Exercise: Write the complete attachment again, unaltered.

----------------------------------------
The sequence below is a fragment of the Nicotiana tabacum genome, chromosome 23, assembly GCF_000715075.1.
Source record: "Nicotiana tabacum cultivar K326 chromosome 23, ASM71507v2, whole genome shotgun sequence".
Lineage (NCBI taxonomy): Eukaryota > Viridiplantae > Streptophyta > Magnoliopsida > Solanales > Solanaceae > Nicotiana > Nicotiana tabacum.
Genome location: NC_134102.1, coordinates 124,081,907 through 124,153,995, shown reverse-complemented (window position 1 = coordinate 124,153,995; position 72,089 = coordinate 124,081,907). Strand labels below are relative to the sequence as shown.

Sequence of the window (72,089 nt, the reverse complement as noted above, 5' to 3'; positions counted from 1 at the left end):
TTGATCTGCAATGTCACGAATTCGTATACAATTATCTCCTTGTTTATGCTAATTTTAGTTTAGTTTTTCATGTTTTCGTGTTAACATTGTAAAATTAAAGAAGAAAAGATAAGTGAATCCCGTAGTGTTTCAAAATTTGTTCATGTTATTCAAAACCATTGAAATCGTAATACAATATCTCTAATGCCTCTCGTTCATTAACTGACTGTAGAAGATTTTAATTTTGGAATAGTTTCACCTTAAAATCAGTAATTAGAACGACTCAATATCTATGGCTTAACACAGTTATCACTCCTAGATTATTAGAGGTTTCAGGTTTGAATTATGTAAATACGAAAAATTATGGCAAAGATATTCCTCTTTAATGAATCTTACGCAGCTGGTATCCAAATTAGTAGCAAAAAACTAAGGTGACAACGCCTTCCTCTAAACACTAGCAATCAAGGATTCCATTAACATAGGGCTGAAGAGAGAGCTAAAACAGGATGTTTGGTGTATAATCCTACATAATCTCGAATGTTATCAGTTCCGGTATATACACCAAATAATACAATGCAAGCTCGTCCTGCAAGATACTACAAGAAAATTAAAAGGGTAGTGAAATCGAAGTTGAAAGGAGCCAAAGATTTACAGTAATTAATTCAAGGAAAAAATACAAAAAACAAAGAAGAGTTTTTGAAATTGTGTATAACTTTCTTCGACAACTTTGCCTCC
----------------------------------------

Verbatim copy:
The sequence below is a fragment of the Nicotiana tabacum genome, chromosome 23, assembly GCF_000715075.1.
Source record: "Nicotiana tabacum cultivar K326 chromosome 23, ASM71507v2, whole genome shotgun sequence".
Lineage (NCBI taxonomy): Eukaryota > Viridiplantae > Streptophyta > Magnoliopsida > Solanales > Solanaceae > Nicotiana > Nicotiana tabacum.
Genome location: NC_134102.1, coordinates 124,081,907 through 124,153,995, shown reverse-complemented (window position 1 = coordinate 124,153,995; position 72,089 = coordinate 124,081,907). Strand labels below are relative to the sequence as shown.

Sequence of the window (72,089 nt, the reverse complement as noted above, 5' to 3'; positions counted from 1 at the left end):
TTGATCTGCAATGTCACGAATTCGTATACAATTATCTCCTTGTTTATGCTAATTTTAGTTTAGTTTTTCATGTTTTCGTGTTAACATTGTAAAATTAAAGAAGAAAAGATAAGTGAATCCCGTAGTGTTTCAAAATTTGTTCATGTTATTCAAAACCATTGAAATCGTAATACAATATCTCTAATGCCTCTCGTTCATTAACTGACTGTAGAAGATTTTAATTTTGGAATAGTTTCACCTTAAAATCAGTAATTAGAACGACTCAATATCTATGGCTTAACACAGTTATCACTCCTAGATTATTAGAGGTTTCAGGTTTGAATTATGTAAATACGAAAAATTATGGCAAAGATATTCCTCTTTAATGAATCTTACGCAGCTGGTATCCAAATTAGTAGCAAAAAACTAAGGTGACAACGCCTTCCTCTAAACACTAGCAATCAAGGATTCCATTAACATAGGGCTGAAGAGAGAGCTAAAACAGGATGTTTGGTGTATAATCCTACATAATCTCGAATGTTATCAGTTCCGGTATATACACCAAATAATACAATGCAAGCTCGTCCTGCAAGATACTACAAGAAAATTAAAAGGGTAGTGAAATCGAAGTTGAAAGGAGCCAAAGATTTACAGTAATTAATTCAAGGAAAAAATACAAAAAACAAAGAAGAGTTTTTGAAATTGTGTATAACTTTCTTCGACAACTTTGCCTCC